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Hydroelectricity is electricity produced by hydropower. Hydroelectricity now supplies about 715,000 MWe or 19% of world electricity (16% in 2003). It is also the world's leading form of renewable energy, accounting for over 63% of the total in 2005. Although large hydroelectric installations generate most of the world's hydroelectricity, small hydro schemes are particularly popular in China.

Most hydroelectric power comes from the potential energy of dammed water driving a water turbine and generator. The energy extracted from water depends on the volume and on the difference in height between the source and the water's outflow. Pumped storage hydroelectricity schemes produce electricity to supply high peak demands by moving water between reservoirs at different elevations. They currently provide the only commercially important means of grid energy storage. At times of low electrical demand, excess generation capacity is used to pump water back into the higher reservoir, from where it can be released through the turbines at short notice. Less common types of hydroelectricity include run-of-the-river, waterwheels, and tidal power schemes.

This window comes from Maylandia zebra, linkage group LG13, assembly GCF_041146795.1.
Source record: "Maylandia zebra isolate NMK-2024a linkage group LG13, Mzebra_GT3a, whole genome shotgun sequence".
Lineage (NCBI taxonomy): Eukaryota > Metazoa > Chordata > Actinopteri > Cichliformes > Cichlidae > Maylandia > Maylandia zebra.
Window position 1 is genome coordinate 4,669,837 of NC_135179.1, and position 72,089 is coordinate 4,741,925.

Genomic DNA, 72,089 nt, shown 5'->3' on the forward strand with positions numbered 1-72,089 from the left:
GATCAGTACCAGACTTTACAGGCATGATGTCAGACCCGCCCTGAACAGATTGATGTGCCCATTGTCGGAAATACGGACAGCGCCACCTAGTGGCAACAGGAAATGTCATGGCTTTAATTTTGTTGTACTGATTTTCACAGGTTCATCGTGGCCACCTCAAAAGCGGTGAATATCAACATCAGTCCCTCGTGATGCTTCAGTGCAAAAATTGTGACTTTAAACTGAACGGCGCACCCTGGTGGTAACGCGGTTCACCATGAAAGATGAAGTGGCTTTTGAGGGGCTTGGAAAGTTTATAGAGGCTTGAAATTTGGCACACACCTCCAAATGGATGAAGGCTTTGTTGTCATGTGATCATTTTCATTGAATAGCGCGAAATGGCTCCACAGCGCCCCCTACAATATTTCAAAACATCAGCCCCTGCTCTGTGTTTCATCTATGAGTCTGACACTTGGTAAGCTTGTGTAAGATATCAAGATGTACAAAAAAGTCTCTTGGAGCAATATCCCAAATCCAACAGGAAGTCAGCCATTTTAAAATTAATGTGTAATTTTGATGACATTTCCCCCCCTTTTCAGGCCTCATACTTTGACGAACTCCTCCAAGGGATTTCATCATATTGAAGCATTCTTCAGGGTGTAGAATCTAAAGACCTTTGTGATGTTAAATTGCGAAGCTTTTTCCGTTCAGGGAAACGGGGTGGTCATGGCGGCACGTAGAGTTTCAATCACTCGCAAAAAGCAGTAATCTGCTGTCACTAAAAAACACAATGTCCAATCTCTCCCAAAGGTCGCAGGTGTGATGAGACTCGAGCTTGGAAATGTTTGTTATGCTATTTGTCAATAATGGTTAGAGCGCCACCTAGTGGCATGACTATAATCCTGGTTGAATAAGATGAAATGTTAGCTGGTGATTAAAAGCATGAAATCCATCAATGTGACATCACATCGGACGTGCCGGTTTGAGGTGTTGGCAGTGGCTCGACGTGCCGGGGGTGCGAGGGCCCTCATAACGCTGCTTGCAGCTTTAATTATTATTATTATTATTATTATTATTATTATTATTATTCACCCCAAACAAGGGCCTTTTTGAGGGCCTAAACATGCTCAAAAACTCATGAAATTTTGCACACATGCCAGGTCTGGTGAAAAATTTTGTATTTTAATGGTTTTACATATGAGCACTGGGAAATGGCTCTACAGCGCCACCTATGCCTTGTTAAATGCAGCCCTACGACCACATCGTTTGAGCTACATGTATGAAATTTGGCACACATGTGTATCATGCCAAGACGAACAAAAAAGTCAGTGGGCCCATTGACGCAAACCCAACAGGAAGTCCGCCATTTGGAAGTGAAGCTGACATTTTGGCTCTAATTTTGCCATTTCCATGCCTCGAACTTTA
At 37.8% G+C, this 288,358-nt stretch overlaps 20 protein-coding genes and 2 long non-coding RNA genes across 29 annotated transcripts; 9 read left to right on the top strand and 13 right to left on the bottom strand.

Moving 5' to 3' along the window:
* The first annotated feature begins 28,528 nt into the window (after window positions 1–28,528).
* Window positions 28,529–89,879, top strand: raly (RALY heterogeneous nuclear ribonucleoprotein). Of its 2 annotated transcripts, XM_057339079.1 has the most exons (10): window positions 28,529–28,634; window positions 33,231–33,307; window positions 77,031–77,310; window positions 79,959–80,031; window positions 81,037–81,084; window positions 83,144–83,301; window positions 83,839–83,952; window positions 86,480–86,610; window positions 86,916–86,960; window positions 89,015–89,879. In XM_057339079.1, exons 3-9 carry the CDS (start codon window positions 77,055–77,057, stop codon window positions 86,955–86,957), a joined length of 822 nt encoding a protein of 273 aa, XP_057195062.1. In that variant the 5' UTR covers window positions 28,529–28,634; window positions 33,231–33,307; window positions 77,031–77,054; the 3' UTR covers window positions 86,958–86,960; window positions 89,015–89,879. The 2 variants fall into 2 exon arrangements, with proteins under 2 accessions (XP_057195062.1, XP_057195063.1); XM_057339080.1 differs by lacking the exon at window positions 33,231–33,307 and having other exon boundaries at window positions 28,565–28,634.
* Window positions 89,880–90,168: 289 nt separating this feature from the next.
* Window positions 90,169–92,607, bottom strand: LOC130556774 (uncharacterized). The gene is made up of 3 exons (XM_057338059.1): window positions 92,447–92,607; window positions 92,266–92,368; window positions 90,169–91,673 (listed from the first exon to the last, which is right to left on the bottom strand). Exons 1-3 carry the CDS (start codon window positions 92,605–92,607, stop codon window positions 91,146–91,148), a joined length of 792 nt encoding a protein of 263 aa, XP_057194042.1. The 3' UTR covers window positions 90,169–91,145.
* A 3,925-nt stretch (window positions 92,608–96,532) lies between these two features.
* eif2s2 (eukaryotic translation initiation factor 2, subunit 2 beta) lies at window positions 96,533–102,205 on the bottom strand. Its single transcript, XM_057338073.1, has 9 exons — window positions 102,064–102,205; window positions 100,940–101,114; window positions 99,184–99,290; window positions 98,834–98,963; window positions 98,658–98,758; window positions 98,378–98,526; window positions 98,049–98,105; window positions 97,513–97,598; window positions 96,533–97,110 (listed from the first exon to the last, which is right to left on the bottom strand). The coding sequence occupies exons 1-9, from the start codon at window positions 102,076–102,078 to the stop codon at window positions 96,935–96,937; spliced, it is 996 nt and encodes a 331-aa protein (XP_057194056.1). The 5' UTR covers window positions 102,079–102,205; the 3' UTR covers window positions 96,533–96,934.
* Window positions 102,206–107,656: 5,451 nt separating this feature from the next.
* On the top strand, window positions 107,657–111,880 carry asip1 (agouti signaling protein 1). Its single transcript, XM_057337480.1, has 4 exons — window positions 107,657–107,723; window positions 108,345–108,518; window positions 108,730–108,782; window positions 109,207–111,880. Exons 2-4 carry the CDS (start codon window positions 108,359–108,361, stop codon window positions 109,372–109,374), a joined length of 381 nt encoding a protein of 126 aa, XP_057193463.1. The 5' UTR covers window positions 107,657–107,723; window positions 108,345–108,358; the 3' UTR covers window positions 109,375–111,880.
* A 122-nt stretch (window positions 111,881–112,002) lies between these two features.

A major advantage of hydroelectricity is the elimination of fuel costs and the associated carbon emissions although, in tropical regions, decaying plant material behind the dam can sometimes result in greater greenhouse gas emissions than a conventional power station. Other issues include the need to relocate people from areas to be flooded and disruption caused to aquatic ecosystems. Read more...